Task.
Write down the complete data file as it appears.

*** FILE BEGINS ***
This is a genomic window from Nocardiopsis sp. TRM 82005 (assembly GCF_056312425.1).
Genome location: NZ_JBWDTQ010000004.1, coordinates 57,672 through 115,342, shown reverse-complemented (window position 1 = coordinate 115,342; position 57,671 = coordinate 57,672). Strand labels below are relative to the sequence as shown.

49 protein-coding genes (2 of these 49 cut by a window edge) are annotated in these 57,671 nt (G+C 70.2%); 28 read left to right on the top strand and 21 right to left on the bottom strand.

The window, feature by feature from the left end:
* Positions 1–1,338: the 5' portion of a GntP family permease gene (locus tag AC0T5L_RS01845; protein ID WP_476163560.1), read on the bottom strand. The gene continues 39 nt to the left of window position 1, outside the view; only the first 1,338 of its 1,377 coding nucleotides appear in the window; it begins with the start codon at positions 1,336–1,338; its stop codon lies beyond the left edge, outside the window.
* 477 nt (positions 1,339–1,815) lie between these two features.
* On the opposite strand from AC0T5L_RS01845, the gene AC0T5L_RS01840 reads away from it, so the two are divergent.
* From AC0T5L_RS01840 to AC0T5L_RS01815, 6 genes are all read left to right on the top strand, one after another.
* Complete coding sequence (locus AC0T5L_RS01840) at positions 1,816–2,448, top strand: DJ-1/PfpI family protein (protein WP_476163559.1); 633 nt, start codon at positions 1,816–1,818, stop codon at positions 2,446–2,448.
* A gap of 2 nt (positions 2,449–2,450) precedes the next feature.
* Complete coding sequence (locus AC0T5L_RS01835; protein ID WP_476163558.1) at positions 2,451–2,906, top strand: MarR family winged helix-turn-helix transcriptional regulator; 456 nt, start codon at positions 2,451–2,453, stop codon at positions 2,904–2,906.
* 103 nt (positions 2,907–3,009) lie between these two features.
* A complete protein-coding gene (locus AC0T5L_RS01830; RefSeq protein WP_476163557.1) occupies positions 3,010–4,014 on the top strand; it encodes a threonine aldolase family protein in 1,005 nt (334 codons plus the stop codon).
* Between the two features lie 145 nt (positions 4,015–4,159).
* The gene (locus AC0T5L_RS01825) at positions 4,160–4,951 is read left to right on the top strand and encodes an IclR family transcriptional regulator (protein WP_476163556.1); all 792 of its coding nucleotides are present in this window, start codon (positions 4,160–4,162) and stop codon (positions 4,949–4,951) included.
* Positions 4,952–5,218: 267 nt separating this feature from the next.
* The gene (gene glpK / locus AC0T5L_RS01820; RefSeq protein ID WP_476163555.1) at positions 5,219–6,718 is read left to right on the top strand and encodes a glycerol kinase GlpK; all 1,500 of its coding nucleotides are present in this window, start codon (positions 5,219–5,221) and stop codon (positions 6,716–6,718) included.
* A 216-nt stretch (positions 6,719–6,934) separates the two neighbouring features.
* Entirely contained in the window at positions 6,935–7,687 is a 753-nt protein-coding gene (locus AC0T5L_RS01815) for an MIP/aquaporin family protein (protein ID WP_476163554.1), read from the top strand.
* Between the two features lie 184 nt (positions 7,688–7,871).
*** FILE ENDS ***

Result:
This is a genomic window from Nocardiopsis sp. TRM 82005 (assembly GCF_056312425.1).
Genome location: NZ_JBWDTQ010000004.1, coordinates 57,672 through 115,342, shown reverse-complemented (window position 1 = coordinate 115,342; position 57,671 = coordinate 57,672). Strand labels below are relative to the sequence as shown.

49 protein-coding genes (2 of these 49 cut by a window edge) are annotated in these 57,671 nt (G+C 70.2%); 28 read left to right on the top strand and 21 right to left on the bottom strand.

The window, feature by feature from the left end:
* Positions 1–1,338: the 5' portion of a GntP family permease gene (locus tag AC0T5L_RS01845; protein ID WP_476163560.1), read on the bottom strand. The gene continues 39 nt to the left of window position 1, outside the view; only the first 1,338 of its 1,377 coding nucleotides appear in the window; it begins with the start codon at positions 1,336–1,338; its stop codon lies beyond the left edge, outside the window.
* 477 nt (positions 1,339–1,815) lie between these two features.
* On the opposite strand from AC0T5L_RS01845, the gene AC0T5L_RS01840 reads away from it, so the two are divergent.
* From AC0T5L_RS01840 to AC0T5L_RS01815, 6 genes are all read left to right on the top strand, one after another.
* Complete coding sequence (locus AC0T5L_RS01840) at positions 1,816–2,448, top strand: DJ-1/PfpI family protein (protein WP_476163559.1); 633 nt, start codon at positions 1,816–1,818, stop codon at positions 2,446–2,448.
* A gap of 2 nt (positions 2,449–2,450) precedes the next feature.
* Complete coding sequence (locus AC0T5L_RS01835; protein ID WP_476163558.1) at positions 2,451–2,906, top strand: MarR family winged helix-turn-helix transcriptional regulator; 456 nt, start codon at positions 2,451–2,453, stop codon at positions 2,904–2,906.
* 103 nt (positions 2,907–3,009) lie between these two features.
* A complete protein-coding gene (locus AC0T5L_RS01830; RefSeq protein WP_476163557.1) occupies positions 3,010–4,014 on the top strand; it encodes a threonine aldolase family protein in 1,005 nt (334 codons plus the stop codon).
* Between the two features lie 145 nt (positions 4,015–4,159).
* The gene (locus AC0T5L_RS01825) at positions 4,160–4,951 is read left to right on the top strand and encodes an IclR family transcriptional regulator (protein WP_476163556.1); all 792 of its coding nucleotides are present in this window, start codon (positions 4,160–4,162) and stop codon (positions 4,949–4,951) included.
* Positions 4,952–5,218: 267 nt separating this feature from the next.
* The gene (gene glpK / locus AC0T5L_RS01820; RefSeq protein ID WP_476163555.1) at positions 5,219–6,718 is read left to right on the top strand and encodes a glycerol kinase GlpK; all 1,500 of its coding nucleotides are present in this window, start codon (positions 5,219–5,221) and stop codon (positions 6,716–6,718) included.
* A 216-nt stretch (positions 6,719–6,934) separates the two neighbouring features.
* Entirely contained in the window at positions 6,935–7,687 is a 753-nt protein-coding gene (locus AC0T5L_RS01815) for an MIP/aquaporin family protein (protein ID WP_476163554.1), read from the top strand.
* Between the two features lie 184 nt (positions 7,688–7,871).